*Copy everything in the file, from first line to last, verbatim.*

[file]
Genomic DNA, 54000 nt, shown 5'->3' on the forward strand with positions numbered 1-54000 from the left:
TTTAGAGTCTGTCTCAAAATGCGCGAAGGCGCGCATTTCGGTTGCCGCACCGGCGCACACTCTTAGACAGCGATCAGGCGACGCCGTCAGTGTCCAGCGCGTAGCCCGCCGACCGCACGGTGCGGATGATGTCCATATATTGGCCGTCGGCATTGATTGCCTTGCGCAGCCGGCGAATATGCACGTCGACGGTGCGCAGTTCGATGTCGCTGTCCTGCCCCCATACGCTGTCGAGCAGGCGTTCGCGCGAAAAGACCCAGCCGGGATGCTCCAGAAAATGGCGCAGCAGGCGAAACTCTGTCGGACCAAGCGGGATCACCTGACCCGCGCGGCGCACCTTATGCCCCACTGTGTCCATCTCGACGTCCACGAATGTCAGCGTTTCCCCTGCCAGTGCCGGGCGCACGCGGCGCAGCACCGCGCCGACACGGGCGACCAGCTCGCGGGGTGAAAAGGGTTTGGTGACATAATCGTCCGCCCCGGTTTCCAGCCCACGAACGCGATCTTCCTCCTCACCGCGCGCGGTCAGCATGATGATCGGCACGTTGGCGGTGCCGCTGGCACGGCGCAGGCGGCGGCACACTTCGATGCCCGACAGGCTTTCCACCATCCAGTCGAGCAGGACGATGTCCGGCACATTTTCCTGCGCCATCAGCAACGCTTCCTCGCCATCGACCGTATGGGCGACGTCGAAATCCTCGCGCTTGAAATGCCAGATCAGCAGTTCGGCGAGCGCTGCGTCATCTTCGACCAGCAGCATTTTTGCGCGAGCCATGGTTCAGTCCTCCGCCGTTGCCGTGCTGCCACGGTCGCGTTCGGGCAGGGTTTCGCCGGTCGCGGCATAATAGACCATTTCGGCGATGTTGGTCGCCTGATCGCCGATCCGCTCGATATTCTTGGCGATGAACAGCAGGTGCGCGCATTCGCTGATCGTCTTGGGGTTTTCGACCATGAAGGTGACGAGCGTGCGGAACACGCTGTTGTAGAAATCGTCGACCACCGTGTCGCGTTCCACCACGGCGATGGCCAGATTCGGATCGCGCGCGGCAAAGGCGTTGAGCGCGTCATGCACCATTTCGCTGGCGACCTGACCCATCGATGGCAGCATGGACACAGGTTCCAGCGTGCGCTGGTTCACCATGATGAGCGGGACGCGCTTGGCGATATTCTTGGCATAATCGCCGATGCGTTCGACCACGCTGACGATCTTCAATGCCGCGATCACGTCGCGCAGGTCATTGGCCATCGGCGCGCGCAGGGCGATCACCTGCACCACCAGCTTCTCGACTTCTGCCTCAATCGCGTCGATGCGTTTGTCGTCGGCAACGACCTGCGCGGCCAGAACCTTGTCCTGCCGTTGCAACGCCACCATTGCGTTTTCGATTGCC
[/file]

Genomic DNA, 54000 nt, shown 5'->3' on the forward strand with positions numbered 1-54000 from the left:
TTTAGAGTCTGTCTCAAAATGCGCGAAGGCGCGCATTTCGGTTGCCGCACCGGCGCACACTCTTAGACAGCGATCAGGCGACGCCGTCAGTGTCCAGCGCGTAGCCCGCCGACCGCACGGTGCGGATGATGTCCATATATTGGCCGTCGGCATTGATTGCCTTGCGCAGCCGGCGAATATGCACGTCGACGGTGCGCAGTTCGATGTCGCTGTCCTGCCCCCATACGCTGTCGAGCAGGCGTTCGCGCGAAAAGACCCAGCCGGGATGCTCCAGAAAATGGCGCAGCAGGCGAAACTCTGTCGGACCAAGCGGGATCACCTGACCCGCGCGGCGCACCTTATGCCCCACTGTGTCCATCTCGACGTCCACGAATGTCAGCGTTTCCCCTGCCAGTGCCGGGCGCACGCGGCGCAGCACCGCGCCGACACGGGCGACCAGCTCGCGGGGTGAAAAGGGTTTGGTGACATAATCGTCCGCCCCGGTTTCCAGCCCACGAACGCGATCTTCCTCCTCACCGCGCGCGGTCAGCATGATGATCGGCACGTTGGCGGTGCCGCTGGCACGGCGCAGGCGGCGGCACACTTCGATGCCCGACAGGCTTTCCACCATCCAGTCGAGCAGGACGATGTCCGGCACATTTTCCTGCGCCATCAGCAACGCTTCCTCGCCATCGACCGTATGGGCGACGTCGAAATCCTCGCGCTTGAAATGCCAGATCAGCAGTTCGGCGAGCGCTGCGTCATCTTCGACCAGCAGCATTTTTGCGCGAGCCATGGTTCAGTCCTCCGCCGTTGCCGTGCTGCCACGGTCGCGTTCGGGCAGGGTTTCGCCGGTCGCGGCATAATAGACCATTTCGGCGATGTTGGTCGCCTGATCGCCGATCCGCTCGATATTCTTGGCGATGAACAGCAGGTGCGCGCATTCGCTGATCGTCTTGGGGTTTTCGACCATGAAGGTGACGAGCGTGCGGAACACGCTGTTGTAGAAATCGTCGACCACCGTGTCGCGTTCCACCACGGCGATGGCCAGATTCGGATCGCGCGCGGCAAAGGCGTTGAGCGCGTCATGCACCATTTCGCTGGCGACCTGACCCATCGATGGCAGCATGGACACAGGTTCCAGCGTGCGCTGGTTCACCATGATGAGCGGGACGCGCTTGGCGATATTCTTGGCATAATCGCCGATGCGTTCGACCACGCTGACGATCTTCAATGCCGCGATCACGTCGCGCAGGTCATTGGCCATCGGCGCGCGCAGGGCGATCACCTGCACCACCAGCTTCTCGACTTCTGCCTCAATCGCGTCGATGCGTTTGTCGTCGGCAACGACCTGCGCGGCCAGAACCTTGTCCTGCCGTTGCAACGCCACCATTGCGTTTTCGATTGCC